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The vicarious impacts of helping work: the joy and the pain
The expectation that we can be immersed in suffering and loss daily, and not be touched by it, is as unrealistic as expecting to be able to walk through water without getting wet.
The purpose of this blog is to offer a graphic overview of the 'joy' and the 'pain' in helping work: the pleasant and challenging vicarious impacts of your work as a health or education professional, carer or other kind of helper. It invites you to reflect upon, be curious, learn about and build awareness of how your work is impacting you - for better, worse, or anything in between - in order to support you to keep doing the work you love without burning out.
Take a look at the graphics below to understand how your helping role might be affecting you.
What is the 'Joy - Pain Spectrum'?
Helping work requires us to step into another’s experience, in order to understand, meet, be with, or collaboratively transform it in some way.
The experience is shared: the struggles, the pain; the triumphs and the joy.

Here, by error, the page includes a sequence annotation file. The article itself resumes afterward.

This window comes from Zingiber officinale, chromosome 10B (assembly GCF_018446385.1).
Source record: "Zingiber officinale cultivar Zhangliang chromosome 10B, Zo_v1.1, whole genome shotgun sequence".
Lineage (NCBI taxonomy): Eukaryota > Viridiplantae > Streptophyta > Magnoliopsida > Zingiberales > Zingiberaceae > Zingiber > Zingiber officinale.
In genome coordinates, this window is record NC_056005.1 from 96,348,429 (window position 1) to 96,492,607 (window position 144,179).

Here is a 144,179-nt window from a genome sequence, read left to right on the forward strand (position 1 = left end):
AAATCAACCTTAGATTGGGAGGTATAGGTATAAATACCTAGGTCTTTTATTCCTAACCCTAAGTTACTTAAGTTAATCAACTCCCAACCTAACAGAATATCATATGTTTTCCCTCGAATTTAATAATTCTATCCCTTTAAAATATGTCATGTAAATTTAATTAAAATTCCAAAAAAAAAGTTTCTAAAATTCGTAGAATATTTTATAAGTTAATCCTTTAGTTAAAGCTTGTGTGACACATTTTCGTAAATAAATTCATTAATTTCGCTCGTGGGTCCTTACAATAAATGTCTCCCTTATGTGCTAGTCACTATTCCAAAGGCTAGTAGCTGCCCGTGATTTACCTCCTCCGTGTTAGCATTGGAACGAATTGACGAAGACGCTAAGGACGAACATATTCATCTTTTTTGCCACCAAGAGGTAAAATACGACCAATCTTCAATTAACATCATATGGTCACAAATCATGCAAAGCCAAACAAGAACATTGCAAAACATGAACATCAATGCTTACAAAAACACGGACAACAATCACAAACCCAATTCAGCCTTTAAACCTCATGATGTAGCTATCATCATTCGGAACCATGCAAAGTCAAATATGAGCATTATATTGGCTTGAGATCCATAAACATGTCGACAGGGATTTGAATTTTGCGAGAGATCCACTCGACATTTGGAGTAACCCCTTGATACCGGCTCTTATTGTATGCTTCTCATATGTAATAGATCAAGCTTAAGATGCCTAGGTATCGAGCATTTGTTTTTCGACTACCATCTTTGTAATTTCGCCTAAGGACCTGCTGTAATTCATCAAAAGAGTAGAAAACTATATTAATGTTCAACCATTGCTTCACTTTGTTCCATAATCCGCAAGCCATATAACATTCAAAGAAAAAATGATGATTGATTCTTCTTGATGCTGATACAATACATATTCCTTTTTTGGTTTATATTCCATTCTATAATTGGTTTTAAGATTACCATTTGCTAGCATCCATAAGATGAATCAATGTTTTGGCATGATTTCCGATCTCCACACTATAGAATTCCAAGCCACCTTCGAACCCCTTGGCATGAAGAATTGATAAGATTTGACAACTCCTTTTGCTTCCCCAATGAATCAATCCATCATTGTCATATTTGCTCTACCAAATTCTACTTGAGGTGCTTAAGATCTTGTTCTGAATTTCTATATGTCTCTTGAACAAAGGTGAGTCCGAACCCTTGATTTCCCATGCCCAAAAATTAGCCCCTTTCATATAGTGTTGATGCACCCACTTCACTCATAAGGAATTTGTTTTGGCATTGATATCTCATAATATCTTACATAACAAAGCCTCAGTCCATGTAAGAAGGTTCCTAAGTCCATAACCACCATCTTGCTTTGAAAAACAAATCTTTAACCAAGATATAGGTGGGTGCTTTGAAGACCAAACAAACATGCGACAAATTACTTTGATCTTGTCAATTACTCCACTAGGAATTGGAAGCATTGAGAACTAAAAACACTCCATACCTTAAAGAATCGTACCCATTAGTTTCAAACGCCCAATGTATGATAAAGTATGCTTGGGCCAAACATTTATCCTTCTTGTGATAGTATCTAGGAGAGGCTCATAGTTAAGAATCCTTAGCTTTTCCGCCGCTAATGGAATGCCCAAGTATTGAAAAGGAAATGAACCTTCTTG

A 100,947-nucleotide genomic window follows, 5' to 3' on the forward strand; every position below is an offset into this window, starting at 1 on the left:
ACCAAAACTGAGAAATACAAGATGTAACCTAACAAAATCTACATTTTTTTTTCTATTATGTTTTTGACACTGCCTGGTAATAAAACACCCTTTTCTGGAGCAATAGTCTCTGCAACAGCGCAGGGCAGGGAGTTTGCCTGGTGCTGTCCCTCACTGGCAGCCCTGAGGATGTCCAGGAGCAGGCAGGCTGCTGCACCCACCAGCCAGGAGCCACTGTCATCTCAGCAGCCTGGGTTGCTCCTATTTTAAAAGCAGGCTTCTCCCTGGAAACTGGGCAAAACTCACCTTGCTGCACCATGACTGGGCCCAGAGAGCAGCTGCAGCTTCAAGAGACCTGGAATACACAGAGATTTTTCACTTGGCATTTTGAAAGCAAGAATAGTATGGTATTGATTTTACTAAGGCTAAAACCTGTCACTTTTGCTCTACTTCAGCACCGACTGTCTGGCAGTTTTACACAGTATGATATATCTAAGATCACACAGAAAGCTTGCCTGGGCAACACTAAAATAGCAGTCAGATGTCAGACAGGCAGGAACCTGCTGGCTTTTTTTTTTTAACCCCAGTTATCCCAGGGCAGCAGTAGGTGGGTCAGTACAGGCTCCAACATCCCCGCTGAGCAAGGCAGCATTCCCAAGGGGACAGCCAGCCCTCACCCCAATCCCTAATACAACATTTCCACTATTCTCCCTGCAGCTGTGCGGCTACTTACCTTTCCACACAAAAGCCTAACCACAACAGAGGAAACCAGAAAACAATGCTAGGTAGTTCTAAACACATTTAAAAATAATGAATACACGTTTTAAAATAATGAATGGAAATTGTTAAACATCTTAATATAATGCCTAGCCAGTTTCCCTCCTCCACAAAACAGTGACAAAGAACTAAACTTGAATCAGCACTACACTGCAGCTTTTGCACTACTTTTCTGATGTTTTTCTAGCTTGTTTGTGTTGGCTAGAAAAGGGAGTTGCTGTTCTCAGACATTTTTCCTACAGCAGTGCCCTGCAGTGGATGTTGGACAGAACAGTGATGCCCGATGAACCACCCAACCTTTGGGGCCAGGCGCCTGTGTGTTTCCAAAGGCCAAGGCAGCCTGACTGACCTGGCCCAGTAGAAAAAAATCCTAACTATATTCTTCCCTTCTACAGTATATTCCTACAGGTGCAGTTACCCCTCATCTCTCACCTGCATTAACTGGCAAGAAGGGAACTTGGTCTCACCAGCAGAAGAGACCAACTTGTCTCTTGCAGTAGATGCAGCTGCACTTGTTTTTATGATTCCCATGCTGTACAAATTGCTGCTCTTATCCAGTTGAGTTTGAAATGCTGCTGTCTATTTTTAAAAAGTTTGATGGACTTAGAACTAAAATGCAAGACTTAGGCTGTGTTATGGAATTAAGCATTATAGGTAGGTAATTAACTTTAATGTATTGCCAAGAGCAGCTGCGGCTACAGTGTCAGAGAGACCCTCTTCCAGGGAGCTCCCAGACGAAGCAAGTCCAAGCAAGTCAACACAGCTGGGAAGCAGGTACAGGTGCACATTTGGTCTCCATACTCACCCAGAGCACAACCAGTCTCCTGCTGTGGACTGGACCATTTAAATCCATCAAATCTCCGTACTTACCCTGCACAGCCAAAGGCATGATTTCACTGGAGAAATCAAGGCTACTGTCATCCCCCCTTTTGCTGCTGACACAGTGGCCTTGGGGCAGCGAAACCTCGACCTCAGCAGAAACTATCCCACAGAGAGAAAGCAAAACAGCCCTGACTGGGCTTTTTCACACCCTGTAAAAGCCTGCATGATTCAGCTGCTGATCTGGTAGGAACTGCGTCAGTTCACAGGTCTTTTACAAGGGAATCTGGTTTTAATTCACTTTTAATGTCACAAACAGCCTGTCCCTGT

Whilst workers are trained to, and practise keeping themselves separate, inevitably we step into the joy and the pain of those with whom we work.
Just as doing this helps to make changes in the lives of those with whom we work, in turn, it has an impact on us: it is a reciprocal, neurobiological phenomenon.
We can conceptualise this as a spectrum with two sides:
- pain, fatigue and exhaustion at one end
- and joy, satisfaction and energy at the other.
Both ends of this spectrum are a natural and normal part of the work; and can be seen through the following perspectives:
- moral health
- vicarious impacts
To see this as a whole, we can conceive of this as a spectrum:
What are the differences here?
Let's unpack this in some more detail...
** Please note, the term 'compassion fatigue' is here due to its common usage, but please note the debate urging the use of the term 'empathic strain' instead here.
For those interested in a deeper dive, you are invited to explore these concepts through the 5-part blog series, 'The Joy - Pain spectrum series' here.
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Post-traumatic growth is a familiar concept to many. But what about other positive impacts that workers can experience? Vicarious resilience and compassion satisfaction help us to understand the ways that workers in helping or caring roles can be positively impacted, or even transformed, by witnessing the strength and resilience of others. Holding an awareness of both ends of the spectrum - the joy and the pain in the work - may hold the key for a healthy, successful and durable career.
Header image: Luca Bravo